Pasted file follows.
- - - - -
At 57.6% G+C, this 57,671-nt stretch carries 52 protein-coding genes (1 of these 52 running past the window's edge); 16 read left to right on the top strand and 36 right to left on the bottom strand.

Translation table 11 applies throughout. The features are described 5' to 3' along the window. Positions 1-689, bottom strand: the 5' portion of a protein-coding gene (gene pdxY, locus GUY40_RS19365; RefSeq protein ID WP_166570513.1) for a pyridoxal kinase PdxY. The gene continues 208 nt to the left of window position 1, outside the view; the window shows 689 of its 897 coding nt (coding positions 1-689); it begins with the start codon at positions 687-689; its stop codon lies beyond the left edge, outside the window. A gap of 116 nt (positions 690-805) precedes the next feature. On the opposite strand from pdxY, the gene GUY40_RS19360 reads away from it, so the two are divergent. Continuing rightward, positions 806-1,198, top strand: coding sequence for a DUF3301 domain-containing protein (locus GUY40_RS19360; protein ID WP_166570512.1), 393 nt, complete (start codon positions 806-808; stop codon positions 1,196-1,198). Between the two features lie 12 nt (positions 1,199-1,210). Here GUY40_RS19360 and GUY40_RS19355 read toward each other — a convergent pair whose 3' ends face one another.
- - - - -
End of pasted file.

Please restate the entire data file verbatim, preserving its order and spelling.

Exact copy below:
At 57.6% G+C, this 57,671-nt stretch carries 52 protein-coding genes (1 of these 52 running past the window's edge); 16 read left to right on the top strand and 36 right to left on the bottom strand.

Translation table 11 applies throughout. The features are described 5' to 3' along the window. Positions 1-689, bottom strand: the 5' portion of a protein-coding gene (gene pdxY, locus GUY40_RS19365; RefSeq protein ID WP_166570513.1) for a pyridoxal kinase PdxY. The gene continues 208 nt to the left of window position 1, outside the view; the window shows 689 of its 897 coding nt (coding positions 1-689); it begins with the start codon at positions 687-689; its stop codon lies beyond the left edge, outside the window. A gap of 116 nt (positions 690-805) precedes the next feature. On the opposite strand from pdxY, the gene GUY40_RS19360 reads away from it, so the two are divergent. Continuing rightward, positions 806-1,198, top strand: coding sequence for a DUF3301 domain-containing protein (locus GUY40_RS19360; protein ID WP_166570512.1), 393 nt, complete (start codon positions 806-808; stop codon positions 1,196-1,198). Between the two features lie 12 nt (positions 1,199-1,210). Here GUY40_RS19360 and GUY40_RS19355 read toward each other — a convergent pair whose 3' ends face one another.